Marine Biology

, Volume 152, Issue 2, pp 395–404 | Cite as

Photobiology of endolithic microorganisms in living coral skeletons: 1. Pigmentation, spectral reflectance and variable chlorophyll fluorescence analysis of endoliths in the massive corals Cyphastrea serailia, Porites lutea and Goniastrea australensis

  • P. J. RalphEmail author
  • A. W. D. Larkum
  • M. Kühl
Research Article


We used microscopy, reflectance spectroscopy, pigment analysis, and photosynthesis-irradiance curves measured with variable fluorescence techniques to characterise the endolithic communities of phototrophic microorganisms in the skeleton of three massive corals from a shallow reef flat. Microscopic observations and reflectance spectra showed the presence of up to four distinct bands of photosynthetic microorganisms at different depths within the coral skeleton. Endolithic communities closer to the coral surface exhibited higher photosynthetic electron transport rates and a green zone dominated by Ostreobium quekettii nearest the surface had the greatest chlorophyll pigment concentration. However, Ostreobium was also present and photosynthetically active in the colourless band between the coral tissue and the green band. The spectral properties and pigment density of the endolithic bands were also found to closely correlate to photosynthetic rates as assessed by fluorometry. All endolithic communities were extremely shade-adapted, and photosynthesis was saturated at irradiances <7 μmol photons m−2s−1.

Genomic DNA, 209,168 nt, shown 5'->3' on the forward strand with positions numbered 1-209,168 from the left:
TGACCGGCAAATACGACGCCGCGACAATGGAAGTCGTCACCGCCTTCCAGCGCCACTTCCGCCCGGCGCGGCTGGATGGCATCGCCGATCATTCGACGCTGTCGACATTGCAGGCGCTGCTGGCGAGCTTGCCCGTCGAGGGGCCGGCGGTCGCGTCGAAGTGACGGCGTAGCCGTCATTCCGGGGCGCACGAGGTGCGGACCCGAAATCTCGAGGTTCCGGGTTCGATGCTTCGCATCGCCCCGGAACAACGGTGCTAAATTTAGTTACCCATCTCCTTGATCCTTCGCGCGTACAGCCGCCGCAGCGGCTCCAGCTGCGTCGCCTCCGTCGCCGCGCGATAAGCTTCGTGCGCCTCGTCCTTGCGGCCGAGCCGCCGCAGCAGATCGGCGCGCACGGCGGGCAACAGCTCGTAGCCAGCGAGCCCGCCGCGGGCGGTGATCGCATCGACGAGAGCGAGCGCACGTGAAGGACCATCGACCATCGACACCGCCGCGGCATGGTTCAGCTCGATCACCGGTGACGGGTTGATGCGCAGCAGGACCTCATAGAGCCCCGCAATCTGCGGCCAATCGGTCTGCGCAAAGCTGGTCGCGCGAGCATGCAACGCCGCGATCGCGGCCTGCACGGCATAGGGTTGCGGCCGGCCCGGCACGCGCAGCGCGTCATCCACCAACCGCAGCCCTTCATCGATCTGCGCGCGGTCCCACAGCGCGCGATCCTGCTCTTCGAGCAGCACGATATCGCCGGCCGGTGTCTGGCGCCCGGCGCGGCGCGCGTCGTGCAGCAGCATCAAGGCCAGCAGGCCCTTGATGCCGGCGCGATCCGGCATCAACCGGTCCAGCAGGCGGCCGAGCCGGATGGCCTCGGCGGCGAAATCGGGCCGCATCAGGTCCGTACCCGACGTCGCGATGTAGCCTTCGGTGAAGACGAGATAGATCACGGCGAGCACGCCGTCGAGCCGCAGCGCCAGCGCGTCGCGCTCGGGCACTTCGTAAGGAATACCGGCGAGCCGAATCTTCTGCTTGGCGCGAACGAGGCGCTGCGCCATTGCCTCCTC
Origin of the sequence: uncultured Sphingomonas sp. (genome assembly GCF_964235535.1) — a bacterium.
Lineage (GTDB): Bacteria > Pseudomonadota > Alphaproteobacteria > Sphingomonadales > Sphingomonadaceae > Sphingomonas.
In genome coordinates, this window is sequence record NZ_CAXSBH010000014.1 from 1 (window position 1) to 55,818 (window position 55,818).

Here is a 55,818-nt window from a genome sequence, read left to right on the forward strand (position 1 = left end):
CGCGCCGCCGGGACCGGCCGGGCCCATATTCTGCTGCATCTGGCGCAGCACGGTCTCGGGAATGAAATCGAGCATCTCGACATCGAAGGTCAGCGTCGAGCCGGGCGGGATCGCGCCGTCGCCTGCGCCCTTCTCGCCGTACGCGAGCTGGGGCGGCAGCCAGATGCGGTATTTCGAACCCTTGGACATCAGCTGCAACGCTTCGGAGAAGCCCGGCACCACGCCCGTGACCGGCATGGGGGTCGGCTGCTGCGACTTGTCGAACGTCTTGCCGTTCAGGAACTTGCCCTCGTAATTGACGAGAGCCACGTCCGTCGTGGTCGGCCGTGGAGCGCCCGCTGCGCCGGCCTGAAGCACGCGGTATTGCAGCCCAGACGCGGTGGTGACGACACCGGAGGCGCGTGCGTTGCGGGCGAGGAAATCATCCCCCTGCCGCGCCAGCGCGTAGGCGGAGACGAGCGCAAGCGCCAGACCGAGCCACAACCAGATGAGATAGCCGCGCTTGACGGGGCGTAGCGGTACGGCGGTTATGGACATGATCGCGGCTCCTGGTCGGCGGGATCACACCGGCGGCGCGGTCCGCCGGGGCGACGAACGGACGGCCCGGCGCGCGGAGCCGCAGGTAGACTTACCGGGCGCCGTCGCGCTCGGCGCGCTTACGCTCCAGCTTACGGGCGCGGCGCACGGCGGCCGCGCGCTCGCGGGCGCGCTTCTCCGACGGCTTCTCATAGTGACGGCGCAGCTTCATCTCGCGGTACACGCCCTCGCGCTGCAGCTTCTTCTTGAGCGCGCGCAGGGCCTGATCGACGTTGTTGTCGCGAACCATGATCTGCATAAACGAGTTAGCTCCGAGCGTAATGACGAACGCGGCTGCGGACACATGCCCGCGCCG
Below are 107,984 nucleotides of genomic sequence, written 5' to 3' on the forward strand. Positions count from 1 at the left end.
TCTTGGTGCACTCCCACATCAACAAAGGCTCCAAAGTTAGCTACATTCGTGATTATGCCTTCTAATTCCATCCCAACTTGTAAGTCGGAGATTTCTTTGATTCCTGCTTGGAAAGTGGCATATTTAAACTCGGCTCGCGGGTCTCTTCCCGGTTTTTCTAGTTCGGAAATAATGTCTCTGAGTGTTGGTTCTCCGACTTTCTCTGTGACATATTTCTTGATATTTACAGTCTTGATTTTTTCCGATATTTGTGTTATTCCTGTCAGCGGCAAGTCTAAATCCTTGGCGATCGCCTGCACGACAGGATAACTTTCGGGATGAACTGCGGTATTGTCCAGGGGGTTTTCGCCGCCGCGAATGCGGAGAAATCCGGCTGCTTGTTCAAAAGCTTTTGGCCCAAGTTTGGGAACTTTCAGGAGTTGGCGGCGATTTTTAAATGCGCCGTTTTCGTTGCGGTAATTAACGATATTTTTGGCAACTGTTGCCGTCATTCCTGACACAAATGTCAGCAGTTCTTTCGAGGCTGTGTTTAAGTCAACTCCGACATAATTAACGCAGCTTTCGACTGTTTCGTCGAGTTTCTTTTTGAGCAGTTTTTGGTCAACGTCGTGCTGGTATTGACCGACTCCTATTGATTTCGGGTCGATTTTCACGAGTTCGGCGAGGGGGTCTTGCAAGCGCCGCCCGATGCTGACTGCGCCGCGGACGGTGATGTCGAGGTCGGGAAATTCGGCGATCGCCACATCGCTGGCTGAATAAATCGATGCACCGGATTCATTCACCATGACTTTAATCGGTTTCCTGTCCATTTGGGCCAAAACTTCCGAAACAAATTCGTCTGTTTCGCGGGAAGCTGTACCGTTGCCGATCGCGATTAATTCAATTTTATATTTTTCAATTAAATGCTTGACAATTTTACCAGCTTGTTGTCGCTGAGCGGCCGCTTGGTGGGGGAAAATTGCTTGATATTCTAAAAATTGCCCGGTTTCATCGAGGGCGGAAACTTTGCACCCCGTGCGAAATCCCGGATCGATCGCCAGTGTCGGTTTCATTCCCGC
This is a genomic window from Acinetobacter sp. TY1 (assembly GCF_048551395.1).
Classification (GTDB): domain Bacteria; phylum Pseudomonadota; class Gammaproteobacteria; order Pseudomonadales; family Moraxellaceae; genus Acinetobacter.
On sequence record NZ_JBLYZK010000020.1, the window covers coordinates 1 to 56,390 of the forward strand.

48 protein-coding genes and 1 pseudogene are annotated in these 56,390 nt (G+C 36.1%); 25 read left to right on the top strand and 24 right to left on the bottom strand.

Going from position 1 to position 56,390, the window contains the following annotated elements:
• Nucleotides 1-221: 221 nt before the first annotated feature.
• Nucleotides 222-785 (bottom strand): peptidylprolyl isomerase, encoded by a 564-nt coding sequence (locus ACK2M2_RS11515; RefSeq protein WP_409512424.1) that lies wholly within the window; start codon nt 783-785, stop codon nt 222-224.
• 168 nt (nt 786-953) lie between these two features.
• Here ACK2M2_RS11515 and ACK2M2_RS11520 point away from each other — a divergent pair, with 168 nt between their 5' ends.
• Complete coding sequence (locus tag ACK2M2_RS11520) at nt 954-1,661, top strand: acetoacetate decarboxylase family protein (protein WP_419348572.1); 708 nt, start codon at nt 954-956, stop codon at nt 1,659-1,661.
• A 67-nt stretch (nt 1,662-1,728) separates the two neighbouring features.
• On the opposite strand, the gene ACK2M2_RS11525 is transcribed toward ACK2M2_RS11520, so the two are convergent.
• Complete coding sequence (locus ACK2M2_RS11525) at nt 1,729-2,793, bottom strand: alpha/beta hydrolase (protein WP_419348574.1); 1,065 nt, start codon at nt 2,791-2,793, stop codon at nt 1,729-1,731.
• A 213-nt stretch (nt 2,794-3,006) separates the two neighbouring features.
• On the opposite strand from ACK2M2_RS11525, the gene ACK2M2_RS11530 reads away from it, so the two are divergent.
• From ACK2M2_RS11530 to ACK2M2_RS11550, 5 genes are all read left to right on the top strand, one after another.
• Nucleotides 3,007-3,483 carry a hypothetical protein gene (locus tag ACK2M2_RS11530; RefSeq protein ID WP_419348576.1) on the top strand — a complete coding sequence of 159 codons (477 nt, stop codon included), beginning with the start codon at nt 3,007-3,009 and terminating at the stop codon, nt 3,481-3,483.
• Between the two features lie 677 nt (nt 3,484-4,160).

Reef Flat Coral Tissue Living Coral Green Band Coral Skeleton 
These keywords were added by machine and not by the authors. This process is experimental and the keywords may be updated as the learning algorithm improves.



Analysis of variance


Charge coupled device




Photoinhibition index


Downwelling irradiance


Minimum saturating irradiance


Irradiance at maximum photosynthetic rate


Electron transport rate


Maximum fluorescence in dark


Maximum fluorescence in light


Minimum fluorescence in dark


Minimum fluorescence in light


Light emitting diode


Photosynthetically active radiation


Photosynthetic capacity at saturating irradiance


Scaling factor


Photosystem II


Relative maximum electron transport rate


Rapid light curve


Initial slope of RLC


Slope of RLC after photoinhibition


Effective quantum yield



This study was supported by UTS Internal Funds, the Australian Research Council (PJR and AWDL) and the Danish Natural Science Research Council (MK). A. Glud is thanked for excellent technical assistance. We wish to thank the staff at Heron Island Research station for their support and assistance in this research. All work was carried out under Queensland National Parks and Wildlife Service collection permit G01/623. This is Contribution No. 2 of the Sydney Harbour Institute of Marine Science.


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Copyright information

© Springer-Verlag 2007

Authors and Affiliations

  1. 1.Institute for Water and Environmental Resource Management, Department of Environmental SciencesUniversity of Technology, SydneySydneyAustralia
  2. 2.School of Biological SciencesUniversity of SydneySydneyAustralia
  3. 3.Marine Biological Laboratory, Institute of BiologyUniversity of CopenhagenHelsingørDenmark

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